May 25 2013 Latest news:
By Elliot Furniss
Monday, October 8, 2012
SUFFOLK is seeing a death every other day from alcohol-related conditions, prompting a health expert to warn people to drink more responsibly.
Sally Hogg, assistant director of public health at NHS Suffolk, revealed the alarming statistic as she urged people across the county to take a more controlled approach to their drinking.
It comes as new figures reveal that more than 150 children - some as young as 13 - have been admitted to Suffolk hospitals after drinking excess alcohol over the last five years.
A current push to end the sale of super-strong lager in Ipswich and tackle anti-social boozing - called Reducing the Strength - is attracting national headlines but Mrs Hogg said there was a much broader issue with excessive drinking in communities right across Suffolk.
She explained last year there were 13,000 hospital admissions involving alcohol-related illnesses or conditions and many people were now drinking every day and consuming much more than is recommended.
She said: “Every other day somebody in Suffolk will die from an alcohol-related condition.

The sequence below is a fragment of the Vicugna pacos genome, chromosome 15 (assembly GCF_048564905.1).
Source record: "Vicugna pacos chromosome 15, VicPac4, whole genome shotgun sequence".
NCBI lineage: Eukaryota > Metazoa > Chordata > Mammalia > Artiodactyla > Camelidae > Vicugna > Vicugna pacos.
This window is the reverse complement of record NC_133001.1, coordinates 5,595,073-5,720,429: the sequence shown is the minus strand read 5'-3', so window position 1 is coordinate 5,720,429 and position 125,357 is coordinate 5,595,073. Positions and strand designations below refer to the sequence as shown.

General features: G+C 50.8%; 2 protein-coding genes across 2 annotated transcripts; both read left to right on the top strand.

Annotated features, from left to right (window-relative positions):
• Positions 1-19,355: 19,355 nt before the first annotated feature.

“Super-strength alcohol, you can say, is an issue for street drinkers but alcohol (consumption) generally shows the figures are going up quite tremendously. We don’t want to stop people having a glass of wine or pint of beer but it’s really about trying to stay within the recommended alcohol levels and trying not to drink every night.”
She said the rise in everyday drinking could be down to factors including stress and work pressures. She added regular over-consumption of alcohol could impact on physical health and mental wellbeing and have a knock-on effect on work, family and relationships.
“The long-term effects impact on the liver, heart, stomach and hurt all sort of things,” she added.
“In some ways it’s insidious because having two or three glasses of wine every night with a meal is perfectly normal behaviour but it can get out of control.
“It’s not about preaching in any way, shape or form.”
Reducing the Strength was launched last week with stores including Tesco, the East of England Co-op and McColls newsagents signing up to remove the products from their shelves.
Suffolk police, NHS Suffolk, Ipswich Borough Council and Suffolk County Council have all backed the initiative which is targeted at beers and ciders with an alcohol volume of 6.5% or more.